Bud Selig: MLB Commissioner's Contract Extension Is No Surprise

Adam WellsFeatured ColumnistJanuary 10, 2012

NEW YORK, NY - NOVEMBER 22:  Major League Baseball Commissioner Bud Selig attends a news conference at MLB headquarters on November 22, 2011 in New York City. Selig announced a new five-year labor agreement between Major League Baseball and the Major League Baseball Players Association.  (Photo by Patrick McDermott/Getty Images)
Patrick McDermott/Getty Images

Major League Baseball commissioner Bud Selig should have learned something from Brett Favre's constant talk of retirement and just kept his mouth shut. Despite saying that his previous contract would be his last, ESPN's Buster Olney is reporting that he is going to receive a two-year extension at the owners' meetings. 

Selig has flirted with retirement numerous times before. It started back in 2003 and has continued with each subsequent contract he has signed. 

In fact, three years ago when he announced that he was going to walk away when his contract expired after the 2012 season, Pat Lackey of AOL News wrote an article titled "Bud Selig Is Always About to Retire."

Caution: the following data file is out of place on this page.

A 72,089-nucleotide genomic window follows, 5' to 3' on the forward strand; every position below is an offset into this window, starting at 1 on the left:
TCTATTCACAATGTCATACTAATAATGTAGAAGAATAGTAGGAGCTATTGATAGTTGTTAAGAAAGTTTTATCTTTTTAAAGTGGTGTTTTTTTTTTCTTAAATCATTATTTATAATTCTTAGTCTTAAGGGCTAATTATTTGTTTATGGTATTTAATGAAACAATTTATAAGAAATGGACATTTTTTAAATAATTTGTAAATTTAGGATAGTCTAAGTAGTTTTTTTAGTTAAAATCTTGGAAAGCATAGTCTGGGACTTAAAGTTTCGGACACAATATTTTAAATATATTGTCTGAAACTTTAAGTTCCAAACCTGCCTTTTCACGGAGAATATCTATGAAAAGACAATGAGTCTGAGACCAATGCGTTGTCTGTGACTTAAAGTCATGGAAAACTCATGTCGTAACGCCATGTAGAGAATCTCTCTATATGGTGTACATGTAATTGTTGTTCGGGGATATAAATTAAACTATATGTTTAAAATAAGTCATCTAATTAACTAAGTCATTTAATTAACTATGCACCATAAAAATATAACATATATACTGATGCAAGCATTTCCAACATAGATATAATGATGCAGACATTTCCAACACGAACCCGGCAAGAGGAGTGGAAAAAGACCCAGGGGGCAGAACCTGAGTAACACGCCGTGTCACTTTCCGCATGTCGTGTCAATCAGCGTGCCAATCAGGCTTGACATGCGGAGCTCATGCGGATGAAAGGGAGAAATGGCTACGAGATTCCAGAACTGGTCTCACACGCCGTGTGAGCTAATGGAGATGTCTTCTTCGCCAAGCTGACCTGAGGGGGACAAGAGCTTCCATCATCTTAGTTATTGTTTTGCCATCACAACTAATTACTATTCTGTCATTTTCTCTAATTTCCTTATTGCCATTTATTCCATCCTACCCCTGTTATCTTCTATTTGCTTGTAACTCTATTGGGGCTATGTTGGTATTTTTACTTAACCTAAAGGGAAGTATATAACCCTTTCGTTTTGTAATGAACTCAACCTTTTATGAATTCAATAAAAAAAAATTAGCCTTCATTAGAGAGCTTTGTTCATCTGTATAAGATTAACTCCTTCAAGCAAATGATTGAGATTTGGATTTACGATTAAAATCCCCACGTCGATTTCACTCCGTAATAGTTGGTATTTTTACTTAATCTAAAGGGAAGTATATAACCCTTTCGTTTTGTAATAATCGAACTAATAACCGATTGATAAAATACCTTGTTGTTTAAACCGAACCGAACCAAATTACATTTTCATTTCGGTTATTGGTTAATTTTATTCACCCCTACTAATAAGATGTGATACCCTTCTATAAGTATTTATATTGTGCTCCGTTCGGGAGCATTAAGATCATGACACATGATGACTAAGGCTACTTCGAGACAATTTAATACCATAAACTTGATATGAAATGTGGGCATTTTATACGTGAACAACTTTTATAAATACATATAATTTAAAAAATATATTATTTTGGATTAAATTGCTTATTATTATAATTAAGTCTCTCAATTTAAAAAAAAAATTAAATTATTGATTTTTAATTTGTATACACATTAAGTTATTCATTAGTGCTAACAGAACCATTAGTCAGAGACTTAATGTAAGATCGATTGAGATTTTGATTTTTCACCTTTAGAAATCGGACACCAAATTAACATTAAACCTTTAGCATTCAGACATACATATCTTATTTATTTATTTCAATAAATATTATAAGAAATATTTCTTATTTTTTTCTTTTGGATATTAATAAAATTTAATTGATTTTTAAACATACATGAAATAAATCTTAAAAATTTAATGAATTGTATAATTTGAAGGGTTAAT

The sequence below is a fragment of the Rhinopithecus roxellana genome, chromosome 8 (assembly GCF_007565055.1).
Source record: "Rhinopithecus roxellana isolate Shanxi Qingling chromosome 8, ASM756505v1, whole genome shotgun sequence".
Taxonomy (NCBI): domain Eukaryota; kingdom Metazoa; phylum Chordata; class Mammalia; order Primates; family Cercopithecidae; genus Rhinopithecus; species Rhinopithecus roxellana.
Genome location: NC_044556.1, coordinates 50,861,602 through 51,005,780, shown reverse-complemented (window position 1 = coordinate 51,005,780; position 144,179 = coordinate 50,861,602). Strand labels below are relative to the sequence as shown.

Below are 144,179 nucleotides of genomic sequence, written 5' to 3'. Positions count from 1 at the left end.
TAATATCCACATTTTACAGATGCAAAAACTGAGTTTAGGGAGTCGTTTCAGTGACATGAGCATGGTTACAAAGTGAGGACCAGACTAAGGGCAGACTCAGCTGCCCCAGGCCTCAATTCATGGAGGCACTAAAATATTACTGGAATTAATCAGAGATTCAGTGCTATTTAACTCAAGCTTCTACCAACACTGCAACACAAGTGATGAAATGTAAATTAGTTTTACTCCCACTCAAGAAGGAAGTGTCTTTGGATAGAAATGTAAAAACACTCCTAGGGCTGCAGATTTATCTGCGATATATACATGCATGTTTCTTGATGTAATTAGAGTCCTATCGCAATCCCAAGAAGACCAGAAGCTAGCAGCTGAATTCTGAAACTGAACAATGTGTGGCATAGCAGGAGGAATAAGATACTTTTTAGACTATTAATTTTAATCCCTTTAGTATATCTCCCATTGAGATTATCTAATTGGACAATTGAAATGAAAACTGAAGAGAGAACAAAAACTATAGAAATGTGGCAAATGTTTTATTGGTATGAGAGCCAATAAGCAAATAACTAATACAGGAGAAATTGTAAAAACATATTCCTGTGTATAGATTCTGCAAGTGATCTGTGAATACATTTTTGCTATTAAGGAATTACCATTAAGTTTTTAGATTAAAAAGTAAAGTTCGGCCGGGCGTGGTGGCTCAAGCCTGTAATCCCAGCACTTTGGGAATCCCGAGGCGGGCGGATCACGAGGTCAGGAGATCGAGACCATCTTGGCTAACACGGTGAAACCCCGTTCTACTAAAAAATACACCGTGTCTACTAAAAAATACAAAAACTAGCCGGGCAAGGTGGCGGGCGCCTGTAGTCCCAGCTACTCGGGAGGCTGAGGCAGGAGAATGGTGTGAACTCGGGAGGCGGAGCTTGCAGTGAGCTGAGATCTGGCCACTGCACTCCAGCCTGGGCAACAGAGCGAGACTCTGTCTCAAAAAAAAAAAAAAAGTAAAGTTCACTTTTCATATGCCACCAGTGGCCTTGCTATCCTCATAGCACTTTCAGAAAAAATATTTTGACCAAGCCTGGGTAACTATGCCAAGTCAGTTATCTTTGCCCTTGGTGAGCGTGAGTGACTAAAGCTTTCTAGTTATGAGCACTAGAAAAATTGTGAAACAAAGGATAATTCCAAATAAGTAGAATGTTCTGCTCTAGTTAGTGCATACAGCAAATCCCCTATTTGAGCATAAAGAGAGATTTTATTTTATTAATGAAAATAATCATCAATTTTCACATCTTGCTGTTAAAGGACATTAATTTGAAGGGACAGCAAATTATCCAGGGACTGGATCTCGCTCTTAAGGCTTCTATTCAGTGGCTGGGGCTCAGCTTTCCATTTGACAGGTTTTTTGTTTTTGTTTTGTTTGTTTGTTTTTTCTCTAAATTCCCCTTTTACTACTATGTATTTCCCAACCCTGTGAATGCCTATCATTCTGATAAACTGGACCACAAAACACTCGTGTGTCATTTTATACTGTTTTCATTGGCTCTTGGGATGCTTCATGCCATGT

The fact that Selig is getting an extension is as surprising as him not following through with his retirement. Under his watch, MLB has seen record attendance numbers, increased revenue and exposure on television with the launch of the MLB Network. 

Some fans have often given Selig a hard time because of the 1994 strike that wiped out the entire postseason, but he has done a terrific job in the years since. He has helped bring the game to new places or back to old places that had long forgotten about it. 

With this new two-year extension, Selig will be 80 years old when it ends after the 2014 season. Even though he is probably going to say that this will be his final contract yet again, we should probably listen to him if he says it this time. 

He will have had 24 seasons leading MLB. He will go down as one of the best and most influential commissioners in the history of the sport. 

So even though Selig can't seem to make up his mind about whether to stay or go after he signs on the bottom line, when he is doing his job, he is doing it well.